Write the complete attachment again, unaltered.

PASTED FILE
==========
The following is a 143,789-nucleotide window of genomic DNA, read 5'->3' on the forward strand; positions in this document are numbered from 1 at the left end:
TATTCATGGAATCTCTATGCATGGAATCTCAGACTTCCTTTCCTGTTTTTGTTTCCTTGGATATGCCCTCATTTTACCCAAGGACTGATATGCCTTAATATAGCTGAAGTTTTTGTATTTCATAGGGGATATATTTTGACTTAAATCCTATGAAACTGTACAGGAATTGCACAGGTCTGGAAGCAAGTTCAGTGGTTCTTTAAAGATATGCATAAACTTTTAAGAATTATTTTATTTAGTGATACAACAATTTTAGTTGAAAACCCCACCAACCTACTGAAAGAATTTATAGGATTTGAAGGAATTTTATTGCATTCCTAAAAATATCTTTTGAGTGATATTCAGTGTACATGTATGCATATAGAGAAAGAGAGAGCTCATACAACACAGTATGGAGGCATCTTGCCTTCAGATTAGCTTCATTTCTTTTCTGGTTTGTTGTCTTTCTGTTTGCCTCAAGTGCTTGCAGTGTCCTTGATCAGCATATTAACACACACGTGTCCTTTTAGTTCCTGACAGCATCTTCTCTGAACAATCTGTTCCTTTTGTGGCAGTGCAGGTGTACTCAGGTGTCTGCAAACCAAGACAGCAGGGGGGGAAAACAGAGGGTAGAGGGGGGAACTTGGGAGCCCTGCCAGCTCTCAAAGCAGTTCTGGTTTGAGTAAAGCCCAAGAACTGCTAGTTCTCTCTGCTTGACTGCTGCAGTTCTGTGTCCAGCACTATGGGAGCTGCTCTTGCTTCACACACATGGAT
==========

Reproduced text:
The following is a 143,789-nucleotide window of genomic DNA, read 5'->3' on the forward strand; positions in this document are numbered from 1 at the left end:
TATTCATGGAATCTCTATGCATGGAATCTCAGACTTCCTTTCCTGTTTTTGTTTCCTTGGATATGCCCTCATTTTACCCAAGGACTGATATGCCTTAATATAGCTGAAGTTTTTGTATTTCATAGGGGATATATTTTGACTTAAATCCTATGAAACTGTACAGGAATTGCACAGGTCTGGAAGCAAGTTCAGTGGTTCTTTAAAGATATGCATAAACTTTTAAGAATTATTTTATTTAGTGATACAACAATTTTAGTTGAAAACCCCACCAACCTACTGAAAGAATTTATAGGATTTGAAGGAATTTTATTGCATTCCTAAAAATATCTTTTGAGTGATATTCAGTGTACATGTATGCATATAGAGAAAGAGAGAGCTCATACAACACAGTATGGAGGCATCTTGCCTTCAGATTAGCTTCATTTCTTTTCTGGTTTGTTGTCTTTCTGTTTGCCTCAAGTGCTTGCAGTGTCCTTGATCAGCATATTAACACACACGTGTCCTTTTAGTTCCTGACAGCATCTTCTCTGAACAATCTGTTCCTTTTGTGGCAGTGCAGGTGTACTCAGGTGTCTGCAAACCAAGACAGCAGGGGGGGAAAACAGAGGGTAGAGGGGGGAACTTGGGAGCCCTGCCAGCTCTCAAAGCAGTTCTGGTTTGAGTAAAGCCCAAGAACTGCTAGTTCTCTCTGCTTGACTGCTGCAGTTCTGTGTCCAGCACTATGGGAGCTGCTCTTGCTTCACACACATGGAT